Marie-Louise Febronie Meilleur, who was deemed the world's oldest person and believed that hard work was the secret to a long life, has died. She was 117.
Meilleur died Thursday at a nursing home here, 250 miles north of Toronto, her daughter Olive Therrien said. A blood clot lodged in Meilleur's lung last week.
It was not clear if Meilleur ever realized she had been designated the world's oldest person by the Guinness Book of World Records. She was nearly blind and deaf.
Meilleur's death came one day after 118-year-old Felicia Young Cormier died in Crowley, La. Despite her reported age, Cormier lacked the official birth certificate required by Guinness to prove she was the world's oldest person.
Meilleur became Guinness' oldest person in August with the death of France's Jeanne Calment at age 122. Guinness Media Inc. said Friday that the oldest living person is now Sarah Knauss of Allentown, Pa., who is also 117 but one month younger than Meilleur.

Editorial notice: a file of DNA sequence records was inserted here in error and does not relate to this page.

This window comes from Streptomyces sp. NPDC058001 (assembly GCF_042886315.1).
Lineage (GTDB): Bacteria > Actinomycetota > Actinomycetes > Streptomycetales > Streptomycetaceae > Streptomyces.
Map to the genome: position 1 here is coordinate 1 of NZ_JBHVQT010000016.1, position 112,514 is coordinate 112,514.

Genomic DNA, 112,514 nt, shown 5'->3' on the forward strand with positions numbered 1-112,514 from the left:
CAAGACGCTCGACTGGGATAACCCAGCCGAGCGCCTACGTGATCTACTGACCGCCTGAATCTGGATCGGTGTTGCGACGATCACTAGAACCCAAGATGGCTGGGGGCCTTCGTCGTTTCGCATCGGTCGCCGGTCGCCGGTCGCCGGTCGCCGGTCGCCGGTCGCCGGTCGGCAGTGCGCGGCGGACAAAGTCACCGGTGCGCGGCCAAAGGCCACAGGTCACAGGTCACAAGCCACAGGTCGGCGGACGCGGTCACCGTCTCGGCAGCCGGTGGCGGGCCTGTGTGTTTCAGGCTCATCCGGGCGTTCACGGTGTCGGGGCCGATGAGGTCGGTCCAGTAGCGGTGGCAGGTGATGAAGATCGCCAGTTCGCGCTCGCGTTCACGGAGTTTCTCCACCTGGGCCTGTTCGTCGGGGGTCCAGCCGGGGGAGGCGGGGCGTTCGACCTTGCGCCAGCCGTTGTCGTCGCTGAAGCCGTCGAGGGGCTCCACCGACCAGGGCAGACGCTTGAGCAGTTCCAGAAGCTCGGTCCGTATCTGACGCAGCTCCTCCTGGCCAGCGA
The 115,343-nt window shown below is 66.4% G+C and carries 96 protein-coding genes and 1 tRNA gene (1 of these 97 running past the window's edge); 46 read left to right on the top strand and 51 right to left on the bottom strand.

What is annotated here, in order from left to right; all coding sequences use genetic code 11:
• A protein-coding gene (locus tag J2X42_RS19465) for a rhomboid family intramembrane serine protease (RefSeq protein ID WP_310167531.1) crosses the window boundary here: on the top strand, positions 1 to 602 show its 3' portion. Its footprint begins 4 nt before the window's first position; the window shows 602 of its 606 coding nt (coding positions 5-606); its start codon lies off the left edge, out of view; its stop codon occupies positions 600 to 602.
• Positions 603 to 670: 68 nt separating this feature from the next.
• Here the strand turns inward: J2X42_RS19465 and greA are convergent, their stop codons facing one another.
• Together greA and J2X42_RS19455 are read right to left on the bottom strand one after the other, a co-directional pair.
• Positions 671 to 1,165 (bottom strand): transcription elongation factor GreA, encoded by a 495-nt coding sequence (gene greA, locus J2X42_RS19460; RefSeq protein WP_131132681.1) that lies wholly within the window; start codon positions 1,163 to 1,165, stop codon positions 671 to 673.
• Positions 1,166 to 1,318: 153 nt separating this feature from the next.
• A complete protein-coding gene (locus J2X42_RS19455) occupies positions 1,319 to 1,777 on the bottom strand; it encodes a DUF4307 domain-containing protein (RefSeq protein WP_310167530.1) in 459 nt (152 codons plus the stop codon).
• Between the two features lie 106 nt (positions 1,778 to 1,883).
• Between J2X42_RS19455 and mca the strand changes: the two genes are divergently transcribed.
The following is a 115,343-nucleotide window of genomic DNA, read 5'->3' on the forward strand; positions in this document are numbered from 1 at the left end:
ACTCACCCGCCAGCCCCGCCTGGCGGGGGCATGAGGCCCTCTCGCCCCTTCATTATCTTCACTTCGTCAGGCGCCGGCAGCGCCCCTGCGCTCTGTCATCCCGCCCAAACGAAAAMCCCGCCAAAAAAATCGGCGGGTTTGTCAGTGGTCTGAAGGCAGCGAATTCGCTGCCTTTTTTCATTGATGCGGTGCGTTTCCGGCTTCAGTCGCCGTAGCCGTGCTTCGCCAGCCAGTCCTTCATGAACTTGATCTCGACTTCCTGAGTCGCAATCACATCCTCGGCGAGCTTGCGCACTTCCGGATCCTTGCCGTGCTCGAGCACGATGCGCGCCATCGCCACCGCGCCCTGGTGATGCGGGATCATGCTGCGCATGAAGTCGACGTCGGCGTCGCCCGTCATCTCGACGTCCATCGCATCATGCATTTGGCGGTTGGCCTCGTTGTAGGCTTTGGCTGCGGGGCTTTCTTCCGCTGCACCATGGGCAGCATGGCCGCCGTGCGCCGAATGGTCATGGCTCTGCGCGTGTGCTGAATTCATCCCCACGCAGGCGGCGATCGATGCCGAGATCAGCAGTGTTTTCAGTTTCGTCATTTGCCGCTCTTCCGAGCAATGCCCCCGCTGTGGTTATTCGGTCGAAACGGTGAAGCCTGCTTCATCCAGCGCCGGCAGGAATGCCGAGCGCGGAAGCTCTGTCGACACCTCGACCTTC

Born Aug. 29, 1880, in Kamouraska, Quebec, Meilleur had 10 children from two marriages, only four of whom survive her, Therrien said.
Meilleur made headlines when she tried to find a wife for her 81-year-old son. Ann Landers' column called her "Mother of the Year" for that project.
Meilleur had 85 grandchildren, 80 great-grandchildren, 57 great-great-grandchildren and four great-great-great-grandchildren.
"She said hard work could never kill a person," her 72-year-old daughter, Rita Gutzman, said.
When once told she was the oldest person in Canada, Meilleur responded, "Poor Canada."